Tackling counterfeit goods

As the pro AV market grows, so does its attractiveness to counterfeiters and grey-market distributors. Tim Kridel investigates how vendors are fighting back – and how integrators can too.

What do a Sennheiser mic and a Rolex watch have in common? They’re pricey marvels of engineering from coveted brands, which also is why they’re both targets of counterfeiters and grey-market dealers.

There’s plenty of research showing that the amount of counterfeit electronics is increasing worldwide, but none of it breaks out pro AV gear as a category. Even so, there’s ample anecdotal evidence that counterfeit projector lamps, mics and other pro products are increasingly common.

“I believe that counterfeiting has proliferated in our industry in recent years, in large part because modern technology has made it easier to produce counterfeits, the Internet has expanded the reach of those marketing and selling counterfeits and global shipping has become simpler and more cost-effective,” says Paul Applebaum, Shure executive vice president and general counsel. “In essence, the technical and economic barriers to making and selling counterfeits have come down over time as markets have become more global and transparent.”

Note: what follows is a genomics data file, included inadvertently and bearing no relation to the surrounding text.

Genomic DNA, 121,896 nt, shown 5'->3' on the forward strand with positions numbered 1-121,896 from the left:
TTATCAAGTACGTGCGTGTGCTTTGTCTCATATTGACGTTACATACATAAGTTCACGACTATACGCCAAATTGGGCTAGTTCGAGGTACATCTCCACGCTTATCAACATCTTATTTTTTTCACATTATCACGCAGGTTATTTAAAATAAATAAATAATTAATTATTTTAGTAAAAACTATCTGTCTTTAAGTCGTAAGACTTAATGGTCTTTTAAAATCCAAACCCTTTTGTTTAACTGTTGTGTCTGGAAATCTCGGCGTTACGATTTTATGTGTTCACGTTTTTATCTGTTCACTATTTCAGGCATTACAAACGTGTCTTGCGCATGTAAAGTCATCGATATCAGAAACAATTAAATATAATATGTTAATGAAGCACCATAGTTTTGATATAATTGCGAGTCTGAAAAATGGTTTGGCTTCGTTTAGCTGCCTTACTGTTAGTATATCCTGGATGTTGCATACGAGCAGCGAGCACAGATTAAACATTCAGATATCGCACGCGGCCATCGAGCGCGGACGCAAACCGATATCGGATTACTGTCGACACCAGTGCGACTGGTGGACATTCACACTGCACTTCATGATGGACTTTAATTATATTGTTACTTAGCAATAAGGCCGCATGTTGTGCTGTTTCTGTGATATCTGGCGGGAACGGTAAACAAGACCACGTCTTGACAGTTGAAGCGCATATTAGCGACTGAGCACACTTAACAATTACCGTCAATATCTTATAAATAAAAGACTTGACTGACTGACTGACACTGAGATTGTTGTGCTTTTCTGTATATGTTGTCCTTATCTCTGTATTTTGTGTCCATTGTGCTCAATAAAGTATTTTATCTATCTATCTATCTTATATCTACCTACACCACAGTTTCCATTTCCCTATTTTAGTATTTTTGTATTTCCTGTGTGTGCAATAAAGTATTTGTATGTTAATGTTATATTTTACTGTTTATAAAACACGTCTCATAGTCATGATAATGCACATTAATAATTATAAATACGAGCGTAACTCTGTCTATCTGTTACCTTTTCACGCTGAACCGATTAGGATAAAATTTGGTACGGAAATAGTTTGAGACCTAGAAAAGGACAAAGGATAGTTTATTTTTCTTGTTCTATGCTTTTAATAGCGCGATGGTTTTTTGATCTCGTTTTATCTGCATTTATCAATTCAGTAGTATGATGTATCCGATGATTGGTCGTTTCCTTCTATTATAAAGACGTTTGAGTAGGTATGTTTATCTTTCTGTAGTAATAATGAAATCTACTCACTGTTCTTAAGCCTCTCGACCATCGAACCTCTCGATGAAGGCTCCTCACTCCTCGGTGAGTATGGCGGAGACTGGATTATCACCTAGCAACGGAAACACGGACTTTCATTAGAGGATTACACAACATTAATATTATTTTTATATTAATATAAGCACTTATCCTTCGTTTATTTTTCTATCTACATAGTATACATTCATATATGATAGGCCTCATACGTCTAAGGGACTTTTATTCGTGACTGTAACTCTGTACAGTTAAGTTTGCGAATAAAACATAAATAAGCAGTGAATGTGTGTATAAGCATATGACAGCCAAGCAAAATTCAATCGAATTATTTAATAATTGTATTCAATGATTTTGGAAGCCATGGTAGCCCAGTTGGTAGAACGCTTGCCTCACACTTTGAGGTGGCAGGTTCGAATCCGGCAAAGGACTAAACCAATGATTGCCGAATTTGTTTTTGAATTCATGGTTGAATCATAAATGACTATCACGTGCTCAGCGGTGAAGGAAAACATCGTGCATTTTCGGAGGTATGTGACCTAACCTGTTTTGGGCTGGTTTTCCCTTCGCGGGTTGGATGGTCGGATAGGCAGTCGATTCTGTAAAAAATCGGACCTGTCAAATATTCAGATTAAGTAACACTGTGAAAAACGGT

Another indication that the problem is growing is the increasing number of pro AV vendors fighting back. One example is Sennheiser. In August 2012, it held a press conference in China – where vendors say most fakes originate – to show off its new anti-counterfeit program. Creating and maintaining an anti-counterfeit program isn’t a minor expense, so Sennheiser and others wouldn’t have them if the problem wasn’t a significant drag on their bottom line and brand reputation.

“In almost every market, we see grey imports and counterfeit products,” says Andreas Sennheiser, CEO. Some types of products are more subject to counterfeiting than others, such as lamps. Dave Bethell, CEO of UK-based distributor Just Lamps, saw so many counterfeits that he started a website – www.counterfeitlamps.com – to draw attention to the problem and provide buyers with tips for identifying fakes.

“There are certainly more counterfeits around now [versus] 18 months to two years ago, predominately in Asia,” Bethell says. “Some of that leaks into Europe. There’s an awful lot in Europe and the US now. One in 10 or one in 20 wouldn’t be far off the truth.”

In the full article Tim Kridel talks with manufacturers, distributors and research bodies including Mitsubishi, Etail Eye and Neutrik to find out why counterfeiting is on the rise, explore the grey market and find out what can be done to tackle the problems.

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